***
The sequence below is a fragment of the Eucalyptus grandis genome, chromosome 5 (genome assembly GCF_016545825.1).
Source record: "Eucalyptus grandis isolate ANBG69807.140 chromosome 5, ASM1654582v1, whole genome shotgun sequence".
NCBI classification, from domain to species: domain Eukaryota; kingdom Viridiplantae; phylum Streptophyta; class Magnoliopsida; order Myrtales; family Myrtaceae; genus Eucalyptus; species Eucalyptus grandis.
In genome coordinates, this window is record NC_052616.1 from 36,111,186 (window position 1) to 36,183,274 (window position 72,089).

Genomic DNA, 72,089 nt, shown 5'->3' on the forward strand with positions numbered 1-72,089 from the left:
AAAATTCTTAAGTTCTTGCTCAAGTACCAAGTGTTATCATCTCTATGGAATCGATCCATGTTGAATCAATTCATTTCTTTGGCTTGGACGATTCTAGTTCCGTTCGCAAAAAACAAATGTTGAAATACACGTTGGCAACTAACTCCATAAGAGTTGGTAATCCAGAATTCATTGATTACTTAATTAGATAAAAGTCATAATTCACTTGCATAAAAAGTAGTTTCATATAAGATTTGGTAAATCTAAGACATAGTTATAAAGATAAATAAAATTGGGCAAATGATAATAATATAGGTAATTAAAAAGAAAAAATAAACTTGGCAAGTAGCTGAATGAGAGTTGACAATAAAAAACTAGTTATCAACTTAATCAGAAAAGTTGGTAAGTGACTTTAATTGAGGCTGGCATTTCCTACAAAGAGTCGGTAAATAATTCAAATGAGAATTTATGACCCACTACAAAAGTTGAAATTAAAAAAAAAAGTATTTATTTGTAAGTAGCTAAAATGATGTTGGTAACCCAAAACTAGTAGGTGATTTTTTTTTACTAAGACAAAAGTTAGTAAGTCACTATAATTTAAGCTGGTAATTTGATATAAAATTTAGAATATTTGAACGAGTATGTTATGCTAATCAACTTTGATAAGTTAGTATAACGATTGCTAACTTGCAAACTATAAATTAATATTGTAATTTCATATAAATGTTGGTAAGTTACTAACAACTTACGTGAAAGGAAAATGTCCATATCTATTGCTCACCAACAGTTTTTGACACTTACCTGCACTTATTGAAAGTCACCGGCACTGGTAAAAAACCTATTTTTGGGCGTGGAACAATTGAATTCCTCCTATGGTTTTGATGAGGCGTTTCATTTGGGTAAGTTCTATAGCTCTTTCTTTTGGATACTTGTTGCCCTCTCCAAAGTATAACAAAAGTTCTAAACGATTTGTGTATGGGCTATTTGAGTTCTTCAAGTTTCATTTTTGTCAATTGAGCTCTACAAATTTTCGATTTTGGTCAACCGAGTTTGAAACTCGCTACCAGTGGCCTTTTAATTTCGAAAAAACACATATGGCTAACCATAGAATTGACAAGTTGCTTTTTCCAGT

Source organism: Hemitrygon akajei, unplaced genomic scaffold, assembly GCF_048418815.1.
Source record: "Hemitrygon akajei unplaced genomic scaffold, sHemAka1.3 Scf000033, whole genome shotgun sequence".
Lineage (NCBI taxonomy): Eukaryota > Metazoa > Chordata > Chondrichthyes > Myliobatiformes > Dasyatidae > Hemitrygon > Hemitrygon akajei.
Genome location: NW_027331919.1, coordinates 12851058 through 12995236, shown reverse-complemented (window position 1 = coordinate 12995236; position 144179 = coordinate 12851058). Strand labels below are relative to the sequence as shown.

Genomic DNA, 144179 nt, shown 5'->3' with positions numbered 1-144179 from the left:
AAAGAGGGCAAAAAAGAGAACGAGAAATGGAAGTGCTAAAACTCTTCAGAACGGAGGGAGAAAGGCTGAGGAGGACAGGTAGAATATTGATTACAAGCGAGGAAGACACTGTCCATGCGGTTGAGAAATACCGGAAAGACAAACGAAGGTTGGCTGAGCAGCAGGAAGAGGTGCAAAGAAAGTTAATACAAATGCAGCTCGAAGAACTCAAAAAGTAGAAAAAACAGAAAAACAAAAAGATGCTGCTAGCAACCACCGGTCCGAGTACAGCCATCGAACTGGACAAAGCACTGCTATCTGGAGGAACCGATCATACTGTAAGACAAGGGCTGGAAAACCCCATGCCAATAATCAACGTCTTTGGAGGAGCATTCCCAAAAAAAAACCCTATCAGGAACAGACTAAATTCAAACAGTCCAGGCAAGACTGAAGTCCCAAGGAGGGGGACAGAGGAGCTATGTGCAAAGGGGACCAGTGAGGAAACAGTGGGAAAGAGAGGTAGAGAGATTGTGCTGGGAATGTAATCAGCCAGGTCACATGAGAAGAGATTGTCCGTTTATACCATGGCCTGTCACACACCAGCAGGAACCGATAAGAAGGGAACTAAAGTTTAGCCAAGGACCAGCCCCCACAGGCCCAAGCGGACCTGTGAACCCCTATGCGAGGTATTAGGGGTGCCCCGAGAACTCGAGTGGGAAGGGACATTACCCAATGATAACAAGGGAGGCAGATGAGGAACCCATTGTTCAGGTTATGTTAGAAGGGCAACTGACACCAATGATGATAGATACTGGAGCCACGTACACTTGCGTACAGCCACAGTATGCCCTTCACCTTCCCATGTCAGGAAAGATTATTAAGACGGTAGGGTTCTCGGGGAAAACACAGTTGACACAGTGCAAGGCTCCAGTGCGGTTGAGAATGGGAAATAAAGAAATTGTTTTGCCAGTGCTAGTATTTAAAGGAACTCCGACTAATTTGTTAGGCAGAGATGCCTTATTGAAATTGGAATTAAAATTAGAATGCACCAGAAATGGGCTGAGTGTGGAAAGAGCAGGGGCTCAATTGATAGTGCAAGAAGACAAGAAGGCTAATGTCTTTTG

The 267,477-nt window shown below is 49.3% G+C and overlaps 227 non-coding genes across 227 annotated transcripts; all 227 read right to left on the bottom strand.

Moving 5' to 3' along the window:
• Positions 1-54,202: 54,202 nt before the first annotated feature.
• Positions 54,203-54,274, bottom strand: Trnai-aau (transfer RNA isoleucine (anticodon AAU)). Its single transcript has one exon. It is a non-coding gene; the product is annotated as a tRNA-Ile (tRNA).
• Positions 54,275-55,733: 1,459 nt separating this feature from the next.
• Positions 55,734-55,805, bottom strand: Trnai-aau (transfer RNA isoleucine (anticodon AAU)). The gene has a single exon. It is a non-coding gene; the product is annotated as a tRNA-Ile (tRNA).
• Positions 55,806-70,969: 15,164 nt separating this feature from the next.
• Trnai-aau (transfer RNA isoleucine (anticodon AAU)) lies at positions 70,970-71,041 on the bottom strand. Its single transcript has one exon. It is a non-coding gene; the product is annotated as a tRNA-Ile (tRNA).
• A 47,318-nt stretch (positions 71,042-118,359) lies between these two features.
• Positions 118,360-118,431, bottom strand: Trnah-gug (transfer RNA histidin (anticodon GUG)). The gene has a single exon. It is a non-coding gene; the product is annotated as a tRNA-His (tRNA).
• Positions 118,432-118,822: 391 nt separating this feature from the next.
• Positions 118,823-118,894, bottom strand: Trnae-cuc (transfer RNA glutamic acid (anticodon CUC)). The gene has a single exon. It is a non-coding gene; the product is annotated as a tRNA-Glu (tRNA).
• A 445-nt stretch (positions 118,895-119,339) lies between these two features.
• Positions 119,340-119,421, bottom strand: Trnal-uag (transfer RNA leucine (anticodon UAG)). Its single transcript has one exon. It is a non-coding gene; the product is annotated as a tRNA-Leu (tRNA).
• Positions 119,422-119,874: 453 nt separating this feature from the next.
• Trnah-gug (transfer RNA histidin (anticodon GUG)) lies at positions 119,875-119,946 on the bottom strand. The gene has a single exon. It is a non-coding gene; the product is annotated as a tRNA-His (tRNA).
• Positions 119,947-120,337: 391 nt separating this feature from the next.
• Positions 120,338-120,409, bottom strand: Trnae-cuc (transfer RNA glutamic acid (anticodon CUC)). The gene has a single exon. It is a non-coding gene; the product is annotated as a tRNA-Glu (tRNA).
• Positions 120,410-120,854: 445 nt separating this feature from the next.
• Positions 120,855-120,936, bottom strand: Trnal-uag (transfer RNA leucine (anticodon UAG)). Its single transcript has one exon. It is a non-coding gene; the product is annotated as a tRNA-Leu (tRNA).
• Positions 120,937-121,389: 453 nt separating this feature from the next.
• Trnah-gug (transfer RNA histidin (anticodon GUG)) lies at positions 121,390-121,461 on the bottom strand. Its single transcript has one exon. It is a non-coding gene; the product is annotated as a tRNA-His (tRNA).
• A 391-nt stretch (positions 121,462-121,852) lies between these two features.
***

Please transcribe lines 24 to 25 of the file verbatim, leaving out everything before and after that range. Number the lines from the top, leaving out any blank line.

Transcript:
• Positions 118,823-118,894, bottom strand: Trnae-cuc (transfer RNA glutamic acid (anticodon CUC)). The gene has a single exon. It is a non-coding gene; the product is annotated as a tRNA-Glu (tRNA).
• A 445-nt stretch (positions 118,895-119,339) lies between these two features.